Presented with an opportunity to sit in architect Tadao Ando‘s new Dream Chair (above right), manufactured by Carl Hansen & Son, cultural/design writer Witold Rybczynski uses it as fodder for an interesting article about architects and their long history with chair form-making — and why the results have not always been entirely successful as examples of good design.
Because of background, training, and sensibility, furniture designers and architects approach chair design differently. For example, architects are by habit customizers, since each building is a one-off project; production, therefore, is a means to an end. But modern chairs, unlike modern buildings, are mass produced, so manufacturing is an integral part of the design.
Read the whole article over on Architect.
One architect-designed chair that is a success — and considered by many to be an icon of 20th century furniture design — is Ludwig Mies van der Rohe’s Barcelona Chair (top left), made by Knoll. In fact, its ubiquity and status as the go-to furniture for offices and other commercial spaces that want to signal “we know good design” hamper the chair’s acceptance by homeowners, according to a recent article in the Wall Street Journal:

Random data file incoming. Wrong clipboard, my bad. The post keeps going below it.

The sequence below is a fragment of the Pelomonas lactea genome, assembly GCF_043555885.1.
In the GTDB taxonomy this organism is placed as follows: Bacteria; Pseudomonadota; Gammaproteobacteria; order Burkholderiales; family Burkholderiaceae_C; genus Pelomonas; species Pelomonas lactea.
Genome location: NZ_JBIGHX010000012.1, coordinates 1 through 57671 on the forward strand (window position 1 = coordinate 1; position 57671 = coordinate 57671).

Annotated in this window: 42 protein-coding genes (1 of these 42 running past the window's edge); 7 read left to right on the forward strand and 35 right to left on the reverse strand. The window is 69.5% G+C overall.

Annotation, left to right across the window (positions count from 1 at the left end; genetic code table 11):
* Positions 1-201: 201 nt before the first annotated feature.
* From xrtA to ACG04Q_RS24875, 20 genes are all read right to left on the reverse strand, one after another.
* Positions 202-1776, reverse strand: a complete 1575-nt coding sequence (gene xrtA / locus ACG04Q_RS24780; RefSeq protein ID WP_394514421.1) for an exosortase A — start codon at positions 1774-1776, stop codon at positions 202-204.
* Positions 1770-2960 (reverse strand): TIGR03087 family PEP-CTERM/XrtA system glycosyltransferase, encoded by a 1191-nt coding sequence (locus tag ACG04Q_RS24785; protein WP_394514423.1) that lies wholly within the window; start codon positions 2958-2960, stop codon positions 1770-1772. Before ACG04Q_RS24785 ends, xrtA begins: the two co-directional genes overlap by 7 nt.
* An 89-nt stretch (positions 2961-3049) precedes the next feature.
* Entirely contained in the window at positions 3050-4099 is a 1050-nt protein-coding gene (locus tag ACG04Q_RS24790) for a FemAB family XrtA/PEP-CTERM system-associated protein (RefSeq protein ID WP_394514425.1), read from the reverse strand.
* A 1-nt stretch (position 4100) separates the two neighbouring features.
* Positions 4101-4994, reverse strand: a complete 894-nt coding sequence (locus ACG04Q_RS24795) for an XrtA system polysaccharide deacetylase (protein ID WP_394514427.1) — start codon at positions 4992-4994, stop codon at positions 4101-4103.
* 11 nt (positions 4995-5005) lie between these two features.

As iconic as it is, at 85, the Barcelona Chair might need some new life breathed into it, given how widely it’s perceived—and dismissed—as the tasteful lobby furniture at a classy, modern-but-not-too-modern business. Just 30% of Knoll’s sales of the chair are residential. And designers who place the chair in residences stress the importance of changing the context enough to distance the chair from its waiting-room reputation.
But whether or not the Barcelona Chair is the ne plus ultra of architect-designed-furniture, most agree that it is a comfortable place to sit. And in the end, that’s all that matters.
Images (l-r): Knoll; Adrian Gaut.